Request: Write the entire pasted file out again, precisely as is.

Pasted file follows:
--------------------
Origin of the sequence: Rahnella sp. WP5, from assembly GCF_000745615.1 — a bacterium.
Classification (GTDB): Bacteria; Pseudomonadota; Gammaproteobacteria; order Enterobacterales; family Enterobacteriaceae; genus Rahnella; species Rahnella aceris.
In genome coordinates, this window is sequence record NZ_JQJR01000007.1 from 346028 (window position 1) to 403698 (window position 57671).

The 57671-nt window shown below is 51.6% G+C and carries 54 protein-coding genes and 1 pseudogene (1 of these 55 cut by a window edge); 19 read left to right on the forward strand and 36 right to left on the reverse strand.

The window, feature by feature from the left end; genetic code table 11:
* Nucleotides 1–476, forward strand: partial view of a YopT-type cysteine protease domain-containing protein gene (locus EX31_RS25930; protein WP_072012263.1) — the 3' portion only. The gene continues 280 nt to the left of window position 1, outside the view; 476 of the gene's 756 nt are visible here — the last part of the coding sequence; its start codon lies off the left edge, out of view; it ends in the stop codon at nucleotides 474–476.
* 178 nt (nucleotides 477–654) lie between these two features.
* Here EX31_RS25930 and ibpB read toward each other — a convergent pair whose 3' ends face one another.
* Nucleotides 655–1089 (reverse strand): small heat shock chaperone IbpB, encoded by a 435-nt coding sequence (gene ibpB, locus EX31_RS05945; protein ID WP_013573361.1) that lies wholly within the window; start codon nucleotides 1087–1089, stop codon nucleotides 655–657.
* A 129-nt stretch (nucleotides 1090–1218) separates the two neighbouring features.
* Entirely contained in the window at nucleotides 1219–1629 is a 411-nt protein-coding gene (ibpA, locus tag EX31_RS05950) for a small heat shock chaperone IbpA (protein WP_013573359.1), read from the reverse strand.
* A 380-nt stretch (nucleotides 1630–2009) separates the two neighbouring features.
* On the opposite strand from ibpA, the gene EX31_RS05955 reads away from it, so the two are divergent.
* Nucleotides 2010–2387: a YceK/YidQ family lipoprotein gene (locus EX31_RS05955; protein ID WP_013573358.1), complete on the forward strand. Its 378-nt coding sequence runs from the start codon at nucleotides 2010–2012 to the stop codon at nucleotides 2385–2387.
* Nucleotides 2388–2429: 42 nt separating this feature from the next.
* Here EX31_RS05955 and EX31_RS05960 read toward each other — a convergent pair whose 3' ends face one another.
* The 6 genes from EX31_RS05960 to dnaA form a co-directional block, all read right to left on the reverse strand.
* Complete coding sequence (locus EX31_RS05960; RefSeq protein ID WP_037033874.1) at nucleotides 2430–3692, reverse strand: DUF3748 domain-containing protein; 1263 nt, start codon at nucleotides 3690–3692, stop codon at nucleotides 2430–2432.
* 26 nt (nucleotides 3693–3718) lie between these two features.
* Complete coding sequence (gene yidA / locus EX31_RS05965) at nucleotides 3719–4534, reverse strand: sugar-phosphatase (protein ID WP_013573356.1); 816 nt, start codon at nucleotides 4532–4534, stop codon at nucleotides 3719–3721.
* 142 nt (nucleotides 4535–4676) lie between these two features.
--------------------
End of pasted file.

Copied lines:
Origin of the sequence: Rahnella sp. WP5, from assembly GCF_000745615.1 — a bacterium.
Classification (GTDB): Bacteria; Pseudomonadota; Gammaproteobacteria; order Enterobacterales; family Enterobacteriaceae; genus Rahnella; species Rahnella aceris.
In genome coordinates, this window is sequence record NZ_JQJR01000007.1 from 346028 (window position 1) to 403698 (window position 57671).

The 57671-nt window shown below is 51.6% G+C and carries 54 protein-coding genes and 1 pseudogene (1 of these 55 cut by a window edge); 19 read left to right on the forward strand and 36 right to left on the reverse strand.

The window, feature by feature from the left end; genetic code table 11:
* Nucleotides 1–476, forward strand: partial view of a YopT-type cysteine protease domain-containing protein gene (locus EX31_RS25930; protein WP_072012263.1) — the 3' portion only. The gene continues 280 nt to the left of window position 1, outside the view; 476 of the gene's 756 nt are visible here — the last part of the coding sequence; its start codon lies off the left edge, out of view; it ends in the stop codon at nucleotides 474–476.
* 178 nt (nucleotides 477–654) lie between these two features.
* Here EX31_RS25930 and ibpB read toward each other — a convergent pair whose 3' ends face one another.
* Nucleotides 655–1089 (reverse strand): small heat shock chaperone IbpB, encoded by a 435-nt coding sequence (gene ibpB, locus EX31_RS05945; protein ID WP_013573361.1) that lies wholly within the window; start codon nucleotides 1087–1089, stop codon nucleotides 655–657.
* A 129-nt stretch (nucleotides 1090–1218) separates the two neighbouring features.
* Entirely contained in the window at nucleotides 1219–1629 is a 411-nt protein-coding gene (ibpA, locus tag EX31_RS05950) for a small heat shock chaperone IbpA (protein WP_013573359.1), read from the reverse strand.
* A 380-nt stretch (nucleotides 1630–2009) separates the two neighbouring features.
* On the opposite strand from ibpA, the gene EX31_RS05955 reads away from it, so the two are divergent.
* Nucleotides 2010–2387: a YceK/YidQ family lipoprotein gene (locus EX31_RS05955; protein ID WP_013573358.1), complete on the forward strand. Its 378-nt coding sequence runs from the start codon at nucleotides 2010–2012 to the stop codon at nucleotides 2385–2387.
* Nucleotides 2388–2429: 42 nt separating this feature from the next.
* Here EX31_RS05955 and EX31_RS05960 read toward each other — a convergent pair whose 3' ends face one another.
* The 6 genes from EX31_RS05960 to dnaA form a co-directional block, all read right to left on the reverse strand.
* Complete coding sequence (locus EX31_RS05960; RefSeq protein ID WP_037033874.1) at nucleotides 2430–3692, reverse strand: DUF3748 domain-containing protein; 1263 nt, start codon at nucleotides 3690–3692, stop codon at nucleotides 2430–2432.
* 26 nt (nucleotides 3693–3718) lie between these two features.
* Complete coding sequence (gene yidA / locus EX31_RS05965) at nucleotides 3719–4534, reverse strand: sugar-phosphatase (protein ID WP_013573356.1); 816 nt, start codon at nucleotides 4532–4534, stop codon at nucleotides 3719–3721.
* 142 nt (nucleotides 4535–4676) lie between these two features.